Tuesday, April 3, 2018

Daegan Miller's "This Radical Land"

Daegan Miller has taught at Cornell University and the University of Wisconsin-Madison, and his writing has appeared in a variety of venues, from academic journals to literary magazines.

He applied the “Page 99 Test” to his new book, This Radical Land: A Natural History of American Dissent, and reported the following:
From page 99:
They were on us and over us before we could get out of the way.... When the last line of Rebs had passed over me, I was left amid the bushes with the breath nearly trampled out of me, and an ugly bayonet-gash through my thigh; and mighty little consolation was it for me at that moment to see the fellow who run me through lying stark dead at my side, with a bullet-hole in his head, his shock of coarse black hair matted with blood, and his stony eyes looking into mine.... Never have I seen, no, not in that three days’ desperate mêlée at the Wilderness, nor at that terrific repulse we had at Cold Harbor, such absolute slaughter as I saw that afternoon on the green slope of Malvern Hill. The guns of the entire army were massed on the crest, and thirty thousand of our infantry lay, musket in hand, in front. For eight hundred yards the hill sank in easy declension to the wood, and across the smooth expanse the Rebs must charge to reach our lines. It was nothing short of downright insanity to order men to charge that hill; and so his generals told Lee, but he would not listen to reason that day, and so he sent regiment after regiment, and brigade after brigade, and division after division, to certain death....

It was at the close of the second charge, when the yelling mass reeled back from before the blaze of those sixty guns and thirty thousand rifles ... that I saw from the spot where I lay a riderless horse break out of the confused and flying mass, and, with mane and tail erect and spreading nostril, come dashing obliquely down the slope. Over fallen steeds and heaps of the dead she leaped with a motion as airy as that of the flying fox, when, fresh and unjaded, he leads away from the hounds, whose sudden cry has broken him off from hunting mice amid the bogs of the meadow. So this riderless horse came vaulting along.... When I saw this horse, with action so free and motion so graceful, amid that storm of bullets, my heart involuntarily went out to her, and my feelings rose higher and higher at every leap she took amid the whirlwind of fire and lead. And as she plunged at last over a little hillock out of range and came careening toward me as only a riderless horse might come... I forgot my wound and all the wild roar of battle, and, lifting myself involuntarily to a sitting posture as she swept grandly by, gave her a ringing cheer.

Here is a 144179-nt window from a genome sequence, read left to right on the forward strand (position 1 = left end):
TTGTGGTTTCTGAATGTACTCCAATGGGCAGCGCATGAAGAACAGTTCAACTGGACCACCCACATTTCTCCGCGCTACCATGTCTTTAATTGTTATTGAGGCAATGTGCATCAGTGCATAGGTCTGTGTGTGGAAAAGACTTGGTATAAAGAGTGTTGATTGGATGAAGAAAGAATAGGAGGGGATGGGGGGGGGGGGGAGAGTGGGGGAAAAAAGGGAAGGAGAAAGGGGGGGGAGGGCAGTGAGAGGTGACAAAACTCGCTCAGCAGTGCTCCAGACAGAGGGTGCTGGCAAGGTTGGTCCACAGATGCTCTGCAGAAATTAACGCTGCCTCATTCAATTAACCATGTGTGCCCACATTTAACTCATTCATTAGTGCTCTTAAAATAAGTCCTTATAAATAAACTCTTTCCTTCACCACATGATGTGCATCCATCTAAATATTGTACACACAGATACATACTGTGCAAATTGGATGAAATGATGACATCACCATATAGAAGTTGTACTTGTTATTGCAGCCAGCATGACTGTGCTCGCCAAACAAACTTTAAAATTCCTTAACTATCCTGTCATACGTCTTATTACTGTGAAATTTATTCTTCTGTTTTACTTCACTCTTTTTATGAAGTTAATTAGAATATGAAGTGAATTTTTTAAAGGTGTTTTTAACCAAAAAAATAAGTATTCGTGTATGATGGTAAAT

What is history: the past, or the sense we make of it?

Page 99 of This Radical Land: A Natural History of American Dissent, is the first of a four-page excerpt from W.H.H. Murray’s Adventures in the Wilderness, published in 1869, a standard guide to the Adirondack Mountains in northern New York State, which concludes with a far-from-standard final chapter called “A Ride with a Mad Horse in a Freight-Car”: a story, recounted by Murray, that he and his camping companion first heard when into the light of Murray’s campfire stepped a man identified only as the Stranger, a sportsman but also a veteran of the Civil War, an ex-Union Soldier, who tells them of a beautiful horse that he first saw while he lay gravely wounded in the field at Malvern Hill, a horse that followed him to the field hospital and became his mount and his constant companion—his true love, even—throughout the war’s final three years. Once the guns fell silent after Appomattox, the Stranger and his horse boarded a train to head home. But the horse went mad. She had contracted phrenitis—a swelling of the brain. The Stranger watched helplessly as she beat herself to death against the walls of the car.

That’s how Adventures in the Wilderness ends.

In one way, page 99 resonates only moderately with the rest of the book’s content: though it is a bridge between a part on the Adirondacks and the meaning of wilderness, and a part on the transcontinental railroad in the post-Civil War US. But the excerpt stands alone at the center of the book, the pivot point, a story within a story living at the heart of the history I tell.

And so page 99 lies near the point of the book—that who we are depends on the stories we tell ourselves, that those stories are plastic, that we make our histories just as we make our presents and our futures. Just like we make our world. I’d like that world to be green, just, and free.
Visit Daegan Miller's website.

--Marshal Zeringue